It’s impossible to escape Javascript in a Rails application. From a tiny script to a full-on Javascript framework, websites are becoming more and more reliant on Javascript, whether we like it or not.

Several articles back, I documented how I handle page-specific Javascript in a Rails application. My solution included a third-party jQuery plugin that did some magic on the $(document).ready function in combination with CSS style scoping to limit the functionality.

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In light of RailsConf last month, I spent some time thinking about my experience learning Ruby and Rails back in 2009. The conference included quite a few seasoned veterans, but like any popular technology, there was also plenty of people that either just started learning Rails, or are considering doing so in the near future.

Turning the clocks back to when you knew much less about something is hard. But putting yourself back in that position can offer valuable insight to the opportunities available and how they might be improved in the future.

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In my last article, I presented some code that wrapped up accessing a customer’s Stripe data and added a caching layer on top. I wanted to take some time to dig in to that code and see how we can make it better.

Decorators give us a tool to add additional functionality to a class while still keeping the public API consistent. From the perspective of the client, this is a win-win! Not only do they get the added behavior, but they don’t need to call different methods to do so.

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With so many services available these days, it’s almost impossible to find or build an application that doesn’t rely on a third-party service. Most developers that have dealt with billing systems within the past few years have likely heard of Stripe. Stripe is, by far, the most developer-friendly billing service I’ve implemented.

While Stripe does provide a number of features and plugins that make updating a credit card or signing up for a service simple, there are occasions when data needs to be fetched from Stripe in real-time. For these cases, it’s great to be able to fetch and cache this data before-hand, and only expire if you know there’s been a change.

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For the past 2 years, I’ve committed myself to specific goals for the year to come. Most people call them New Year’s Resolutions. Heck, I probably even referred to them as “resolutions” too. But the more I thought about it, the more it dawned on me that a “resolution” felt more like a fix for something — something that didn’t go well in the previous year. Think weight loss (everyone makes this resolution at least once in their life) or a dedication to be more focused.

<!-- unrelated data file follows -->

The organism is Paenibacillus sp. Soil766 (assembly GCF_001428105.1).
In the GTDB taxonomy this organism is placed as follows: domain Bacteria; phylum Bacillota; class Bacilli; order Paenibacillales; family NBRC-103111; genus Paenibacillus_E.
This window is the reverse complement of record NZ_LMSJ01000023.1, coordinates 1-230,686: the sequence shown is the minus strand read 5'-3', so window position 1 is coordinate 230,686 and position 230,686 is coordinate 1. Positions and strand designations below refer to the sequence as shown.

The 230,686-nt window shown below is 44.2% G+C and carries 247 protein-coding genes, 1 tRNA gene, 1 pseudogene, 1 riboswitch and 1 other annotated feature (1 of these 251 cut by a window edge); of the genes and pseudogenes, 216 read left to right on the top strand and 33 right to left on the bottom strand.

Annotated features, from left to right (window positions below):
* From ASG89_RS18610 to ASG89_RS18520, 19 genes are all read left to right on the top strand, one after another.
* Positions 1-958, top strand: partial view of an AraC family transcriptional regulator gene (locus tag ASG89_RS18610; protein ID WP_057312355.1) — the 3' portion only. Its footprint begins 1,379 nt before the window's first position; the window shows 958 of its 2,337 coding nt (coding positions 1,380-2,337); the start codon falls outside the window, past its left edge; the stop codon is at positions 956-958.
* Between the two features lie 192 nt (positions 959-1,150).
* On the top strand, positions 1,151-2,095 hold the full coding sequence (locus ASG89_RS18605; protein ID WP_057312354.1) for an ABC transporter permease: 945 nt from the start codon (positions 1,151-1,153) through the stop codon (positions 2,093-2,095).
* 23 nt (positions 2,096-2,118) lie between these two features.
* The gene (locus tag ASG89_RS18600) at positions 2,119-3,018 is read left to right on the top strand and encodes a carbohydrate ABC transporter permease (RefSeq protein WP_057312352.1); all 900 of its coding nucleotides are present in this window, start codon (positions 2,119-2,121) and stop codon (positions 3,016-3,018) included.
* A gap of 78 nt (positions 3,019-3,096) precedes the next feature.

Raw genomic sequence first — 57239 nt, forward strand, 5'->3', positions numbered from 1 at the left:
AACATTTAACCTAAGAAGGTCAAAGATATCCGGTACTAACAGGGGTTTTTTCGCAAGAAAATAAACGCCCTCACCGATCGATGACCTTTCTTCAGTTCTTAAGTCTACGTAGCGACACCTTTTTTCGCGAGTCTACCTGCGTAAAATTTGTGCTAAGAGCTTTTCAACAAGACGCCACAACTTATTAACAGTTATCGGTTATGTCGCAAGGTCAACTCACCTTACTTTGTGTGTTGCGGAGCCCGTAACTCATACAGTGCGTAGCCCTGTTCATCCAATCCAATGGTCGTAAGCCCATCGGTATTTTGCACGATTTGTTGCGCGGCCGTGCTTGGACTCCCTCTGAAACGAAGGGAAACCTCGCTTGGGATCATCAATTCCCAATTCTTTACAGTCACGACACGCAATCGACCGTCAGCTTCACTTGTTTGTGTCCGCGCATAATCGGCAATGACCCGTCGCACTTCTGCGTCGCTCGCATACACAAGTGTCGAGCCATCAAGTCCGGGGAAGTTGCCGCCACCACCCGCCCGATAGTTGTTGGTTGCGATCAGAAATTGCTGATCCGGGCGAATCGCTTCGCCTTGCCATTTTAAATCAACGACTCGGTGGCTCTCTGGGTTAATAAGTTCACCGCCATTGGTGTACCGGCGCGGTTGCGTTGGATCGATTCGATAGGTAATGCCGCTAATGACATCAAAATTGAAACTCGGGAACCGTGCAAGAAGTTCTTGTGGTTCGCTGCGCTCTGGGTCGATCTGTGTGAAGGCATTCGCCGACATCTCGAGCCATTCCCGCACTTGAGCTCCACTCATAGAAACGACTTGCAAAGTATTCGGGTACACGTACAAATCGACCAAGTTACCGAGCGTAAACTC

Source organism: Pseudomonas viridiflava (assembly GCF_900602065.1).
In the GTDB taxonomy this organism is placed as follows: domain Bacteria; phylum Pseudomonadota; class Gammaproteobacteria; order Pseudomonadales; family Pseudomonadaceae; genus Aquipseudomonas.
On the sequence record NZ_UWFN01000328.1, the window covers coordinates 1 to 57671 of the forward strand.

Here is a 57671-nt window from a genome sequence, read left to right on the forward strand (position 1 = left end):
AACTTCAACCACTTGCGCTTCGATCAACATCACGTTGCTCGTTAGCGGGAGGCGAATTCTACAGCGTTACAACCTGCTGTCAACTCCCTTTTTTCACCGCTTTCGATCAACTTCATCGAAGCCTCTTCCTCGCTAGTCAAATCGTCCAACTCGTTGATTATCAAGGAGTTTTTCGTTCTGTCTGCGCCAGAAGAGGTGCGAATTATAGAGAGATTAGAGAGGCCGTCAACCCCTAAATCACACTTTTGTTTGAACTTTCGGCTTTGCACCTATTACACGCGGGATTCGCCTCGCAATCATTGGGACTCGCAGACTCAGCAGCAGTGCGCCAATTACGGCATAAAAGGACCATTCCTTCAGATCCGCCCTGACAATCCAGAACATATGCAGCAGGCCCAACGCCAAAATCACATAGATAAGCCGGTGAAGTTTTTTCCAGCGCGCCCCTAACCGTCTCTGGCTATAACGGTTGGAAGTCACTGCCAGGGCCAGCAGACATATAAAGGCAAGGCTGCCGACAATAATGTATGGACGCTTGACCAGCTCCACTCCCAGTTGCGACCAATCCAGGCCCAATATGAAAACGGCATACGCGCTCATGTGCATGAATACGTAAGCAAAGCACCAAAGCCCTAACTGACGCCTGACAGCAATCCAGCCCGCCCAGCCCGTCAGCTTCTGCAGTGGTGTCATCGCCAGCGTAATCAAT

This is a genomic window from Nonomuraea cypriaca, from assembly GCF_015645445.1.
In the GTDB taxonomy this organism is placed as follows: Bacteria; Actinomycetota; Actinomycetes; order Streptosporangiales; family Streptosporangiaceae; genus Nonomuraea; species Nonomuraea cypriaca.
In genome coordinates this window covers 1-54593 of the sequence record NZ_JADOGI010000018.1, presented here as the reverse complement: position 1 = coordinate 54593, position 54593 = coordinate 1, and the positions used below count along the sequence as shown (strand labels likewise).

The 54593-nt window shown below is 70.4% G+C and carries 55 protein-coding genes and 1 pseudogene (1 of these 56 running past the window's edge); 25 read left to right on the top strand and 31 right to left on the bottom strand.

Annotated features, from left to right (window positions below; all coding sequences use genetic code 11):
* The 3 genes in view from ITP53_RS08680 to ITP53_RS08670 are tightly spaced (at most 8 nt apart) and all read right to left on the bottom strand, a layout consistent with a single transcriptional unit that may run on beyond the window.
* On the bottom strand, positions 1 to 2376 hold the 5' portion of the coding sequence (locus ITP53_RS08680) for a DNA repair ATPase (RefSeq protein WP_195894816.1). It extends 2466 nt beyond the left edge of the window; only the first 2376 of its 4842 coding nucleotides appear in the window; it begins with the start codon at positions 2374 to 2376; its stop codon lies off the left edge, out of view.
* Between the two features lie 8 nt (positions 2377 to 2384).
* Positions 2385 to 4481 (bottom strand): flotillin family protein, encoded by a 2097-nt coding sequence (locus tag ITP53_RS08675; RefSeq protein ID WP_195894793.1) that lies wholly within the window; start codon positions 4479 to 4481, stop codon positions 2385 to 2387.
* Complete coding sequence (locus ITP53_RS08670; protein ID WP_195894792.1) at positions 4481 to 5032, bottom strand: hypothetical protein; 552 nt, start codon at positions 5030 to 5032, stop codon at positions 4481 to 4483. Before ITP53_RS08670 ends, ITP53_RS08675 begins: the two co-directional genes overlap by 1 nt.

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I recently wrote some code to interface with Stripe’s webhooks. After looking at the code and tests, I decided I needed to do something to make it easier to test all pricing tiers— something I wasn’t able to easily do from the start.

Dependency injection was a necessary piece of that puzzle. I’ve always been curious about the various forms of dependency injection and the effects each would have on the code. Below I explore 2 options (constructor injection and setter injection).

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What’s the first thing you look at when you see the source code of a Rails project?

For me, it’s the Gemfile. Think about it…there’s very few other files that contain so much information. It describes the building blocks of the application. And at times, you can even see specific features of the application.

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If you’ve used validates in a Rails Active Record model, you know they work great – at least until the first bit of complexity arises. At that point, they can quickly morph in to a ball of conditional spaghetti convoluting the initial reason the validation was added in the first place.

I recently had an experience using has_secure_password where I wanted control the length of the user-supplied password. Adding a length validation to the password accessor invalidated existing records, so I was in a bit of a bind. In the end, I sub-classed the Active Record model to create a unique model made specifically for that context. This allowed me to inherit the core functionality from the model and sprinkle on existing validations for specific use cases. This was a new tactic for me and I’m still not sure how I feel about it. I like the fact that it removed complexity from the User model. This, in hopes, will keep the minimize the likelihood of it becoming a God object.

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